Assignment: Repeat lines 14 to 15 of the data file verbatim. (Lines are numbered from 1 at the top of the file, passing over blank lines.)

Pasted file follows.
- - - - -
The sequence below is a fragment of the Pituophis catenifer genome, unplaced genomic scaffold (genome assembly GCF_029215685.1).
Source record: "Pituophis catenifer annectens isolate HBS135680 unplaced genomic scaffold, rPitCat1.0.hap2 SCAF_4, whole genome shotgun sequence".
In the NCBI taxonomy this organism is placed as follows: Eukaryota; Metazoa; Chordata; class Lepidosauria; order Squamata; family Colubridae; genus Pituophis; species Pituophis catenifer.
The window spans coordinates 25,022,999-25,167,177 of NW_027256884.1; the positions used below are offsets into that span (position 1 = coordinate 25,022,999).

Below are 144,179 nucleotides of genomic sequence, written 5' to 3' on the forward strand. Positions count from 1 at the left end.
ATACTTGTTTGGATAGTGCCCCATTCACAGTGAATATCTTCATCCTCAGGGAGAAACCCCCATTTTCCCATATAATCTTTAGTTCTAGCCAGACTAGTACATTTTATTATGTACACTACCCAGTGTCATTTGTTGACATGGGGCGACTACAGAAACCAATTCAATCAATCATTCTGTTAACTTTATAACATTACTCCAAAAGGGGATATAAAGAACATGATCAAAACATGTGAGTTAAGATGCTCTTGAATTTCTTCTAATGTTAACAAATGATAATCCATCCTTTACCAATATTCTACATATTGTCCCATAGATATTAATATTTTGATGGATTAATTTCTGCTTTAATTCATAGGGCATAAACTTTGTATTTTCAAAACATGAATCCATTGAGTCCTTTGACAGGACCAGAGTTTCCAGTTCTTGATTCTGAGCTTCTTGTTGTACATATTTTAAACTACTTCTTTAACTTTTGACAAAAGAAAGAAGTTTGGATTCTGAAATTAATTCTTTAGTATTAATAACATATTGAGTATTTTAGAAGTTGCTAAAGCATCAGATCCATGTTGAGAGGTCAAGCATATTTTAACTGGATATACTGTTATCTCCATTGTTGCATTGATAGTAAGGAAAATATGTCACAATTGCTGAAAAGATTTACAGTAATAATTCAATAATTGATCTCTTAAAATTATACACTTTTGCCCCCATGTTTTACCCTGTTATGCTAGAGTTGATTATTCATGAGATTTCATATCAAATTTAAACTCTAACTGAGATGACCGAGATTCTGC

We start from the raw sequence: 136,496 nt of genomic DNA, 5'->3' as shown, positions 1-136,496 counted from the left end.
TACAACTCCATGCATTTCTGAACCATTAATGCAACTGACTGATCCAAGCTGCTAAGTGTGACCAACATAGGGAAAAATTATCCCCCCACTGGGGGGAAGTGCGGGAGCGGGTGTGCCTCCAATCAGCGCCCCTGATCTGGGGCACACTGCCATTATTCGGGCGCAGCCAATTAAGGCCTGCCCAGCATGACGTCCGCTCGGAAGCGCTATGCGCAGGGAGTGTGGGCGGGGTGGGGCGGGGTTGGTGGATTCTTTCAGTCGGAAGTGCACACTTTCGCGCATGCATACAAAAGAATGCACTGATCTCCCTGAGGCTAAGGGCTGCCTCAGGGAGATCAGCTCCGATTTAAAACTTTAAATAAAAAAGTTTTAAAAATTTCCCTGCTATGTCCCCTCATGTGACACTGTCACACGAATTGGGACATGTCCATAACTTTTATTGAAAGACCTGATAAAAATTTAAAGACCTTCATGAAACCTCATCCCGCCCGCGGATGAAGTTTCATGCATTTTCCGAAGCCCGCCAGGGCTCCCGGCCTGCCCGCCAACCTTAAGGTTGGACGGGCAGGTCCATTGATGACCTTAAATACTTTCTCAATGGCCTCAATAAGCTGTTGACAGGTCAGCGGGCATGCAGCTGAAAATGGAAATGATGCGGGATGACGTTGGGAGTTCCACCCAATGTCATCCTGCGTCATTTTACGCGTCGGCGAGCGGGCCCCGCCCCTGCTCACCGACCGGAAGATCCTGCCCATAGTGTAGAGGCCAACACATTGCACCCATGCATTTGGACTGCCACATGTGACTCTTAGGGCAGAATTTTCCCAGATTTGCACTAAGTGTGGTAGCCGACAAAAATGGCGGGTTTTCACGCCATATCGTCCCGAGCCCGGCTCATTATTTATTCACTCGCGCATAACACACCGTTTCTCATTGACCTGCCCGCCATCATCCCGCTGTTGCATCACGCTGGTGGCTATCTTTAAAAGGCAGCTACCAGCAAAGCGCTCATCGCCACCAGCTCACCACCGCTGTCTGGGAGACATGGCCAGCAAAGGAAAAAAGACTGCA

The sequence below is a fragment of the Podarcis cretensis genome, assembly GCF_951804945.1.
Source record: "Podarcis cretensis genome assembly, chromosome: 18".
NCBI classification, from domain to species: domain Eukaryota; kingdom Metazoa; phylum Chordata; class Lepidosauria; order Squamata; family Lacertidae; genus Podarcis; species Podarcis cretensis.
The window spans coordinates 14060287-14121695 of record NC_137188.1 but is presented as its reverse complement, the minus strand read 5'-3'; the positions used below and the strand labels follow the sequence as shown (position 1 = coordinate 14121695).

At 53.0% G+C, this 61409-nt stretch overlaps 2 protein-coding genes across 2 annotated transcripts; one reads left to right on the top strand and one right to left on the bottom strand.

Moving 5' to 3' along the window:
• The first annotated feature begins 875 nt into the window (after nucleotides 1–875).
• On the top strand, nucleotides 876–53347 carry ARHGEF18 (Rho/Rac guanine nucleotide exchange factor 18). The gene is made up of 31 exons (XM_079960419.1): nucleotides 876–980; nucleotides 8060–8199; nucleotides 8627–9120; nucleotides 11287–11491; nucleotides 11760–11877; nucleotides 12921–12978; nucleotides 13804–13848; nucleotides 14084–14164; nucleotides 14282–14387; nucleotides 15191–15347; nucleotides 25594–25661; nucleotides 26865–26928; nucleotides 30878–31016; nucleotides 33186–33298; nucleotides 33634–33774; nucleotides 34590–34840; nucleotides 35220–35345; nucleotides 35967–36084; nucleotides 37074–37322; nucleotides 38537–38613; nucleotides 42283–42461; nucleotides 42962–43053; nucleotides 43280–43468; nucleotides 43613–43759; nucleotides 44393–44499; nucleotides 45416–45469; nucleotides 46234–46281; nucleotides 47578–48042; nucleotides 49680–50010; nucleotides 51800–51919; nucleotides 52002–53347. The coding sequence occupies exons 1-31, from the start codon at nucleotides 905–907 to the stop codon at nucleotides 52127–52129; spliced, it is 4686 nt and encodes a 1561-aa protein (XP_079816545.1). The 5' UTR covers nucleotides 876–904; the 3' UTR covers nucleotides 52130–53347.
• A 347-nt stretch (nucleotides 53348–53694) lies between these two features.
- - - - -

Moving 5' to 3' along the window:
• The first annotated feature begins 875 nt into the window (after nucleotides 1–875).